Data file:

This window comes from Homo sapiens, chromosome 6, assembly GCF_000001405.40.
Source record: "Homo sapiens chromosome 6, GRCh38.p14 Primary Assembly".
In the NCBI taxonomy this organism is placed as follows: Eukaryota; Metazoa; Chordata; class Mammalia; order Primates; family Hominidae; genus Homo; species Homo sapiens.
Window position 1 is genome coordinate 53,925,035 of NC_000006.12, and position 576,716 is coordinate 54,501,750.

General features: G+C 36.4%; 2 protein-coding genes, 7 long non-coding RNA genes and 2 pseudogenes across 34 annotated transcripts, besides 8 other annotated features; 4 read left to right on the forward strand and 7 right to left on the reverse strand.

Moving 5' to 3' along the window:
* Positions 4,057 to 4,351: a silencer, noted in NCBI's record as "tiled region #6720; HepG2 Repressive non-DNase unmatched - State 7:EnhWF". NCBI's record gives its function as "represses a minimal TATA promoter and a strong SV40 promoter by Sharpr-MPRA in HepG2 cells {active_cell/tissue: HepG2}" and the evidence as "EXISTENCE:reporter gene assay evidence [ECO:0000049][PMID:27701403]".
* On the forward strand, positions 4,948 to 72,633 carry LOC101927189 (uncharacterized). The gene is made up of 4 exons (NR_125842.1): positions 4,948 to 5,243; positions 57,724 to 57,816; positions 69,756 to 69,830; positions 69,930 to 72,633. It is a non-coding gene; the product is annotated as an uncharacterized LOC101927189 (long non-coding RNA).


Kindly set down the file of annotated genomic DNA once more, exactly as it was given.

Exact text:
This window comes from Homo sapiens, chromosome 6, assembly GCF_000001405.40.
Source record: "Homo sapiens chromosome 6, GRCh38.p14 Primary Assembly".
In the NCBI taxonomy this organism is placed as follows: Eukaryota; Metazoa; Chordata; class Mammalia; order Primates; family Hominidae; genus Homo; species Homo sapiens.
Window position 1 is genome coordinate 53,925,035 of NC_000006.12, and position 576,716 is coordinate 54,501,750.

General features: G+C 36.4%; 2 protein-coding genes, 7 long non-coding RNA genes and 2 pseudogenes across 34 annotated transcripts, besides 8 other annotated features; 4 read left to right on the forward strand and 7 right to left on the reverse strand.

Moving 5' to 3' along the window:
* Positions 4,057 to 4,351: a silencer, noted in NCBI's record as "tiled region #6720; HepG2 Repressive non-DNase unmatched - State 7:EnhWF". NCBI's record gives its function as "represses a minimal TATA promoter and a strong SV40 promoter by Sharpr-MPRA in HepG2 cells {active_cell/tissue: HepG2}" and the evidence as "EXISTENCE:reporter gene assay evidence [ECO:0000049][PMID:27701403]".
* On the forward strand, positions 4,948 to 72,633 carry LOC101927189 (uncharacterized). The gene is made up of 4 exons (NR_125842.1): positions 4,948 to 5,243; positions 57,724 to 57,816; positions 69,756 to 69,830; positions 69,930 to 72,633. It is a non-coding gene; the product is annotated as an uncharacterized LOC101927189 (long non-coding RNA).